Today we visited the Focal Point Gallery in southend forum to hear a talk by the artist currently exhibiting, Bridget Smith.
I had not previously seen this exhibition nor had I any idea as to what her work was about. I know from past experience that most of the focal point exhibitions have a lose connection to southend so this often gives clues to understanding the work. In the main gallery was four large cynotype prints. Straight away I could see that they were intended to be some sort of seascape (the southend connection). These prints had a strange surreal quality about them. I could see that they were not actual photographs of the sea but I could not work out what they were.
Bridget then arrived and talked about her exhibition and explained how she made the prints. It turned out that they were photographs of the seat arrangements inside various cinemas she has either worked in or visited over the years. I found this really interesting as there is virtually no connection between a cinema and a seascape but she managed to make a visual connection between the two. I suppose observation like this seperate good artists from run of the mill artists.
I found it particularily interesting when she talked about how she actually curated her work in the gallery. Focal point is a rather strange space with one large square room and one small rectangular one. Often I feel that it was not very well designed to be used as a gallery in particular they smaller rectangular room. That seems to work well for video but not a lot else. Bridget spoke about how she had to adopt her work to the space provided and overcome obstacles that she would not have accounted for such as lighting, air conditioning etc... This really got me thinking about my own plans to work out exactly what my paintings were going to be and in what arragement before I started making any. Bridget actually said "you have to take on the space when you make the work" and this made me realise that the displaying of the art plays such a large part in the perception of it by the viewer and good work can be ruined with a poor display the same as bad work can be made to look better in the hands of a good curator.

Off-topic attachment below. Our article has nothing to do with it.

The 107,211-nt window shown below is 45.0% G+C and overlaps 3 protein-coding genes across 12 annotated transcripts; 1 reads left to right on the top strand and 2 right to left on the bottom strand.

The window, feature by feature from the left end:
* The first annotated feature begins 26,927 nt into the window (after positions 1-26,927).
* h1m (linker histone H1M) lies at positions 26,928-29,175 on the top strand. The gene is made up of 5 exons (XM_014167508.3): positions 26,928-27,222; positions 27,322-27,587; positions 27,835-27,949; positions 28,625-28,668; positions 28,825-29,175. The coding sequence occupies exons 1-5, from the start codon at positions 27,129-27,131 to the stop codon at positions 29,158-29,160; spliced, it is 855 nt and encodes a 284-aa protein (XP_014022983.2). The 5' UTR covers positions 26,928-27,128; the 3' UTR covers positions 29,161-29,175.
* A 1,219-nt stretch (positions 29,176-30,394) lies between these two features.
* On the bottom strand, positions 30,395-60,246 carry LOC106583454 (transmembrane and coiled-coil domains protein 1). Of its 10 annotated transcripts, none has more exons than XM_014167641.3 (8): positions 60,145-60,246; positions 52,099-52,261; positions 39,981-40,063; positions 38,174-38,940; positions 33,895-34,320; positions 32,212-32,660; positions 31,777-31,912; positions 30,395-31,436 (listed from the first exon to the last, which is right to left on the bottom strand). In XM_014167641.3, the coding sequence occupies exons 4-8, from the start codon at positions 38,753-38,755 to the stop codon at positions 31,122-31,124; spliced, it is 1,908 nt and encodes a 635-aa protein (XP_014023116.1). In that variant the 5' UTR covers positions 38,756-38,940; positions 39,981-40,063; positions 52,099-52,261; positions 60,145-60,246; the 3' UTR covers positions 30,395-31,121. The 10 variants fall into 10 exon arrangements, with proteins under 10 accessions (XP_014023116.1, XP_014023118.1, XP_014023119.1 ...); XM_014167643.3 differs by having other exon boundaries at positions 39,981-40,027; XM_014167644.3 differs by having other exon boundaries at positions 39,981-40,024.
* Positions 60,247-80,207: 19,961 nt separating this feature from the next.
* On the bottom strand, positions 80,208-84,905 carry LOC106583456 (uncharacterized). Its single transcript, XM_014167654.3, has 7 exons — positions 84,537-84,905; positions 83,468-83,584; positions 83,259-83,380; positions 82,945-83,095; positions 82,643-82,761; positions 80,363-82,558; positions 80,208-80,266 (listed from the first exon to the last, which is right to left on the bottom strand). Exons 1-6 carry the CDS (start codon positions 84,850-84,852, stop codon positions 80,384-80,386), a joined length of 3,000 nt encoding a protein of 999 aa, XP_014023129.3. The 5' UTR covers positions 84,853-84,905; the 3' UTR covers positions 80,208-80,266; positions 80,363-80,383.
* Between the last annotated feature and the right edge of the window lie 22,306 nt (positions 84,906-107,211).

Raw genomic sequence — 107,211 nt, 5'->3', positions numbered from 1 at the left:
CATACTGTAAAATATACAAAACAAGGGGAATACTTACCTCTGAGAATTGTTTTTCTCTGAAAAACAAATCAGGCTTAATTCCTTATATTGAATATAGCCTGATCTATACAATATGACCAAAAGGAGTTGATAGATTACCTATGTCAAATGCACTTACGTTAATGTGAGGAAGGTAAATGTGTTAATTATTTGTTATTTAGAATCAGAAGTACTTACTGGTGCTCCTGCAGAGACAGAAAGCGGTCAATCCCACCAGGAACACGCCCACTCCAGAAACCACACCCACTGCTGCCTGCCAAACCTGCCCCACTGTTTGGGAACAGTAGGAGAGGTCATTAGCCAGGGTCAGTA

I will not be able to curate our end of year show and will have to take the space I have been given but after hearing Bridget speak I have decided to take on the space that I am given and make my decisions on exactly how I will display my work on the day we hang. This is a much more intuituve way of working and the end result should be a much more succesful display.